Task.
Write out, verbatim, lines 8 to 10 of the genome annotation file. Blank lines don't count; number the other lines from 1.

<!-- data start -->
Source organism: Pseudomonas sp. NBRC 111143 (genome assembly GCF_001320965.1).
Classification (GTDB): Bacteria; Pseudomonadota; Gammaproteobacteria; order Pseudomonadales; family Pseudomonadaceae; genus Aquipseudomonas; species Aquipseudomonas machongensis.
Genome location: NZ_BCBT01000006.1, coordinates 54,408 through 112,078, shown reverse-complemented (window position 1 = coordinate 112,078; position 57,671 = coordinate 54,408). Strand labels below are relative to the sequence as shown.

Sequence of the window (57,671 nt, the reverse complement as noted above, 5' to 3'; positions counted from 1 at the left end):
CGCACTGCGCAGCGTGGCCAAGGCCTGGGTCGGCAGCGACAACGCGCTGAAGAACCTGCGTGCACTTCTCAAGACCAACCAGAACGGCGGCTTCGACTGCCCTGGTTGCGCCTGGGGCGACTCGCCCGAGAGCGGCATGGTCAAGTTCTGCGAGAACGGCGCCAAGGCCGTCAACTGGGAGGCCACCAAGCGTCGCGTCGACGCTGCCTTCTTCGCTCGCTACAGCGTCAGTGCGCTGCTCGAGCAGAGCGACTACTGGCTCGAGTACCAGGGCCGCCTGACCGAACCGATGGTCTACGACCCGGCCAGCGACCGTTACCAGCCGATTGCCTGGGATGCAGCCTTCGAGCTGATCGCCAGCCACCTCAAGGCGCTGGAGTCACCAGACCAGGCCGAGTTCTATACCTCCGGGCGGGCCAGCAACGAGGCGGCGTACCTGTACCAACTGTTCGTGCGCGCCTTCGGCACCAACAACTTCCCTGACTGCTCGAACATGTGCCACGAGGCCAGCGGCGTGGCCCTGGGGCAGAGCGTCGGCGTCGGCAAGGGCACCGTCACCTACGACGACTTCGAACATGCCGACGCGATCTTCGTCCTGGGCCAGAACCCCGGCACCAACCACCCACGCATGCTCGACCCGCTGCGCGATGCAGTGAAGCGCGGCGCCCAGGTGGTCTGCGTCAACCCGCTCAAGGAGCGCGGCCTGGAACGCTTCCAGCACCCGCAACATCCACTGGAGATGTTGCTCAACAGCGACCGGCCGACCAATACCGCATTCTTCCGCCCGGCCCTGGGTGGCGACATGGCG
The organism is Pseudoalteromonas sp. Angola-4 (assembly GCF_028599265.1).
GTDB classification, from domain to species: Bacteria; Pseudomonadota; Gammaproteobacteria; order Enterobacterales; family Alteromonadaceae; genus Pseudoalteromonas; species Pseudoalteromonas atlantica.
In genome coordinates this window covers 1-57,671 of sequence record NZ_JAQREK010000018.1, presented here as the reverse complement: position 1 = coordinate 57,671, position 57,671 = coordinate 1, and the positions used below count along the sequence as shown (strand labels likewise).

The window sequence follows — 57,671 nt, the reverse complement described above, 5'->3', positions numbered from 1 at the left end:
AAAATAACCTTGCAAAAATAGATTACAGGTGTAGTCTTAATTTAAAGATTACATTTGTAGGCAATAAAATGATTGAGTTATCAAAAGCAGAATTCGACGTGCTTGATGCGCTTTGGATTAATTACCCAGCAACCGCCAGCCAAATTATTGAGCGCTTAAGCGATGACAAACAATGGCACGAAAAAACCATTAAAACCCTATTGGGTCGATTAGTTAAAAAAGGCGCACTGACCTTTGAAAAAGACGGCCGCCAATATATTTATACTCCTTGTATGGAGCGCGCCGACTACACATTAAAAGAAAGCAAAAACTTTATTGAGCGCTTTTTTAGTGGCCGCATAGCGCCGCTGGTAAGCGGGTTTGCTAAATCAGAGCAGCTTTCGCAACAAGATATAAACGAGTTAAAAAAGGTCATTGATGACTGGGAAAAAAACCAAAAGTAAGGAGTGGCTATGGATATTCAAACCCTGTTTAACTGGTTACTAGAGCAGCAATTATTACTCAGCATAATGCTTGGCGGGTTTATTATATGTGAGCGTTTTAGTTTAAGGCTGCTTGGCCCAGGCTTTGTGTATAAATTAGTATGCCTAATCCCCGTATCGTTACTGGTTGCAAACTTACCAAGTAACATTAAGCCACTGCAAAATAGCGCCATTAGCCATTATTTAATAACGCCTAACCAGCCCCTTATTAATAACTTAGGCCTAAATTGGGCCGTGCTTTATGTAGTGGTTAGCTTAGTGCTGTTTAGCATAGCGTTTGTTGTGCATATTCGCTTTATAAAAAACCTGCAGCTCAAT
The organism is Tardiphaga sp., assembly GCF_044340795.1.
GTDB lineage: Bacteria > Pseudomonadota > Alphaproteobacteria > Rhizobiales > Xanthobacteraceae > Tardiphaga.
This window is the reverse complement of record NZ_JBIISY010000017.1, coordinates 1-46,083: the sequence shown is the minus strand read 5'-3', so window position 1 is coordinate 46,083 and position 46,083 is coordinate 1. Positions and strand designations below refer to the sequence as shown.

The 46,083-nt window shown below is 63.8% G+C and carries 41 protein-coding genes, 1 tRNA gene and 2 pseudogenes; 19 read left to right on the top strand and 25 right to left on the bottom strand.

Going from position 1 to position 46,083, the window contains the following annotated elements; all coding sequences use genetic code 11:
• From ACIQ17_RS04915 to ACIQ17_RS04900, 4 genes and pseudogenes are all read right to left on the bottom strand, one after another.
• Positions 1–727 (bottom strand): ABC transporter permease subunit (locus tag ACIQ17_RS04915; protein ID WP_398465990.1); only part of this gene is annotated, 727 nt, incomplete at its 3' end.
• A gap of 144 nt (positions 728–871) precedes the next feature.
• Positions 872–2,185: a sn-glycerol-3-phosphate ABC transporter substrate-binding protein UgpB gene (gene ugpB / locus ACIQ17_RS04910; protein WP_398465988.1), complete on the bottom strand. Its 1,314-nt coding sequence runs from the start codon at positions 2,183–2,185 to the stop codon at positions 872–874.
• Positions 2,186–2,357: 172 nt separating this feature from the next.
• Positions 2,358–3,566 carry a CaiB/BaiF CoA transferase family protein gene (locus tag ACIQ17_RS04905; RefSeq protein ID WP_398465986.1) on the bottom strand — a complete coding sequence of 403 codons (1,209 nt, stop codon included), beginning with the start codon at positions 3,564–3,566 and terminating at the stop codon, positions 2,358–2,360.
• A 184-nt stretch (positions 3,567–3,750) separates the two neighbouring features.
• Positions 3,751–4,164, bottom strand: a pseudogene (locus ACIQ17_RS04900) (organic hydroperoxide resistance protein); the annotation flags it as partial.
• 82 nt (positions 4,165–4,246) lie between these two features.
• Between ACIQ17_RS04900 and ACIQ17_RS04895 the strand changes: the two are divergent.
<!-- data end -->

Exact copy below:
In genome coordinates this window covers 1-57,671 of sequence record NZ_JAQREK010000018.1, presented here as the reverse complement: position 1 = coordinate 57,671, position 57,671 = coordinate 1, and the positions used below count along the sequence as shown (strand labels likewise).

The window sequence follows — 57,671 nt, the reverse complement described above, 5'->3', positions numbered from 1 at the left end:
AAAATAACCTTGCAAAAATAGATTACAGGTGTAGTCTTAATTTAAAGATTACATTTGTAGGCAATAAAATGATTGAGTTATCAAAAGCAGAATTCGACGTGCTTGATGCGCTTTGGATTAATTACCCAGCAACCGCCAGCCAAATTATTGAGCGCTTAAGCGATGACAAACAATGGCACGAAAAAACCATTAAAACCCTATTGGGTCGATTAGTTAAAAAAGGCGCACTGACCTTTGAAAAAGACGGCCGCCAATATATTTATACTCCTTGTATGGAGCGCGCCGACTACACATTAAAAGAAAGCAAAAACTTTATTGAGCGCTTTTTTAGTGGCCGCATAGCGCCGCTGGTAAGCGGGTTTGCTAAATCAGAGCAGCTTTCGCAACAAGATATAAACGAGTTAAAAAAGGTCATTGATGACTGGGAAAAAAACCAAAAGTAAGGAGTGGCTATGGATATTCAAACCCTGTTTAACTGGTTACTAGAGCAGCAATTATTACTCAGCATAATGCTTGGCGGGTTTATTATATGTGAGCGTTTTAGTTTAAGGCTGCTTGGCCCAGGCTTTGTGTATAAATTAGTATGCCTAATCCCCGTATCGTTACTGGTTGCAAACTTACCAAGTAACATTAAGCCACTGCAAAATAGCGCCATTAGCCATTATTTAATAACGCCTAACCAGCCCCTTATTAATAACTTAGGCCTAAATTGGGCCGTGCTTTATGTAGTGGTTAGCTTAGTGCTGTTTAGCATAGCGTTTGTTGTGCATATTCGCTTTATAAAAAACCTGCAGCTCAAT